When the Leisure Suit Larry series was revived a few years back in Magna Cum Laude, its bawdy, over-the-top humor and minigame-heavy action seemed geared to capture a new generation of gutter-minded gamers. Leisure Suit Larry: Box Office Bust seems geared to offend, bore, or frustrate anyone who makes the mistake of playing it. The game's shocking sense of humor has all but forsaken wit and cleverness, choosing instead to inundate you with a constant stream of ham-fisted innuendo and spray-and-pray vulgarity (if we say enough foul things, some of it's gotta be funny, right?). Box Office Bust is an intensely adult game, yet the depressingly simple gameplay features more repetition than a children's television show. Despite their simplicity, some of these tasks are actually difficult, thanks to poor platforming and fighting controls. When aggravatingly dull action combines with a desperately perverse sense of humor as they have in Leisure Suit Larry: Box Office Bust, they form an entirely new compound: soul-crushing, mind-poisoning shame.
The star of Box Office Bust is Larry Lovage, the protagonist from Magna Cum Laude and nephew of legendary lounge lizard Larry Laffer. Summoned to his uncle's movie studio to help sniff out a saboteur, the young Larry arrives in a flurry of disgusting and lewd comments. This storm does not abate throughout the whole game, and you are subjected to a wide spectrum of vulgarity, including (but not limited to) scatological jokes, bestiality gags, and esoteric sexual slang. Most of the humor tries to be shocking, but it just ends up feeling like someone spent a few days on the Internet tracking down the nastiest stuff he could, and then transformed it into a script. This isn't to say you won't be shocked; Box Office Bust contains some of the foulest dialogue you'll hear in a game. But most of it is far from entertaining, let alone funny.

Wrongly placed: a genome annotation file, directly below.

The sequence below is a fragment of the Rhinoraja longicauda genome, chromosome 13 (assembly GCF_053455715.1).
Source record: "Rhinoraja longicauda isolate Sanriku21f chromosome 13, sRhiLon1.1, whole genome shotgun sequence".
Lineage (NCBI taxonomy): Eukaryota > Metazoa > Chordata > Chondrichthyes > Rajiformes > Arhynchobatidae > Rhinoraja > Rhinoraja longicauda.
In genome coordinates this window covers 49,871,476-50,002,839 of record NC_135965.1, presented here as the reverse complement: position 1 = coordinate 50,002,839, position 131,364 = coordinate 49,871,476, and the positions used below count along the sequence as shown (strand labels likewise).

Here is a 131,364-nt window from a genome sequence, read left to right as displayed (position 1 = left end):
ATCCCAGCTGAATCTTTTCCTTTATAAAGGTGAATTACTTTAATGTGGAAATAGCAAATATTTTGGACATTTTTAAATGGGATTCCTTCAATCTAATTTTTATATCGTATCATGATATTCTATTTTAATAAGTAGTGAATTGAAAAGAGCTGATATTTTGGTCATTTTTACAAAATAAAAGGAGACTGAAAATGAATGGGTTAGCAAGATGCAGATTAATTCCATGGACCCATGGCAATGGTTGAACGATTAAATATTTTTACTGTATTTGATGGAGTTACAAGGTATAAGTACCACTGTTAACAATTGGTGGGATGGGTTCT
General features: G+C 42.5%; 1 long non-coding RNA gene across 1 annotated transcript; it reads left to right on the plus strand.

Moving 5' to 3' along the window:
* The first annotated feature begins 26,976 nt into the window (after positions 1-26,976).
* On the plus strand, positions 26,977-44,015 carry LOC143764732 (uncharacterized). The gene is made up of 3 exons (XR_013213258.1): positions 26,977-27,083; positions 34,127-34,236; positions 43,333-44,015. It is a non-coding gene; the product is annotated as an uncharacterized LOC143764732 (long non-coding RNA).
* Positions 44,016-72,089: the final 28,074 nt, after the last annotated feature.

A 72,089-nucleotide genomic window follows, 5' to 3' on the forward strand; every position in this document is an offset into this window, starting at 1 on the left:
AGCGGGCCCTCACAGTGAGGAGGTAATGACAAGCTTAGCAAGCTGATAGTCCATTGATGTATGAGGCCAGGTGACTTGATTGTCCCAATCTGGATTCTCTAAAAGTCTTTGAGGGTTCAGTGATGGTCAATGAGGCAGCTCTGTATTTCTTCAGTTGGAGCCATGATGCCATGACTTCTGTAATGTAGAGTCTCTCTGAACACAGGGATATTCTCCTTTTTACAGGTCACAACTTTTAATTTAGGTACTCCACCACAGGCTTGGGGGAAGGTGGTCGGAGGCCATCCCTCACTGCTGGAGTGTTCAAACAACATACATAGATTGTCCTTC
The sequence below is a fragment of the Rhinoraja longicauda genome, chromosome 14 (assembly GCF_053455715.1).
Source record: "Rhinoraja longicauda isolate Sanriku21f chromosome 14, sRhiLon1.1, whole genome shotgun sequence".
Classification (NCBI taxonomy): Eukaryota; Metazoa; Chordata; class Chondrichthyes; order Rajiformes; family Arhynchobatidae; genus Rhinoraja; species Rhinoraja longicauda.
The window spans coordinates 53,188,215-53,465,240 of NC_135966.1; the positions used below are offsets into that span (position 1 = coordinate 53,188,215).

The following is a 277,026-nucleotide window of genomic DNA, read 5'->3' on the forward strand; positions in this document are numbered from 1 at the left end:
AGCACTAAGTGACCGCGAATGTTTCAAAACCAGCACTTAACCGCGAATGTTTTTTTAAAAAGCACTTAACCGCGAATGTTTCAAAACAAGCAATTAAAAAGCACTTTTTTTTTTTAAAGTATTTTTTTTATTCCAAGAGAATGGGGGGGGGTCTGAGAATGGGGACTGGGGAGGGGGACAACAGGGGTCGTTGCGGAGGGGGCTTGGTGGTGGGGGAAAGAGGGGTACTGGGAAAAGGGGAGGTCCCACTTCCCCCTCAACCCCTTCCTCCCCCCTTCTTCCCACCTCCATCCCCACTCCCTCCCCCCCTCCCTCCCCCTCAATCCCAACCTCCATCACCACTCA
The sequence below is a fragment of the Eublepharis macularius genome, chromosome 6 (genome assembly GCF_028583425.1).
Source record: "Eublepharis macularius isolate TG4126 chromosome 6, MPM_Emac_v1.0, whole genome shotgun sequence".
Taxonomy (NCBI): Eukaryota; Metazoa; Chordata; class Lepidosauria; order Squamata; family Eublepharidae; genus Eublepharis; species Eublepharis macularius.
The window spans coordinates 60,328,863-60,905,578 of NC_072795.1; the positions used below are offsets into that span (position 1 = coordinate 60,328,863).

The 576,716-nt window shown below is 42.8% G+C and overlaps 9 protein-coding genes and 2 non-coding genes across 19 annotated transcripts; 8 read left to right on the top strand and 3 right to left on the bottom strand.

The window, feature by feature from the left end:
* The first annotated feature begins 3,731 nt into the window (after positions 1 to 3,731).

This is fitting, however, because most of the game isn't fun. A lot of your time is spent running around movie lots ad nauseam, and hijacking the herky-jerky golf carts doesn't make it more fun, just faster. The detailed environments have a brightly colored cartoony aesthetic befitting a Looney Tunes game, which at least makes the endless running hither and thither a bit more bearable. Unfortunately, any relief the scenery might offer is quickly swept away by one of the many aggravating platforming sections. Larry can jump, double-jump, and wall-jump, and is forced to do so quite often. The controls are floaty, so you'll have to be careful when setting up your jumps lest you send Larry over a ledge to his doom. He also loves to grip onto walls, preparing for a wall jump. More often than not, however, this gecko imitation will mess up your intended jump, and you'll have to try again. The ability to move the camera or switch into first-person view makes jumping puzzles more manageable, but whether or not the camera will respond in a given situation is a crapshoot.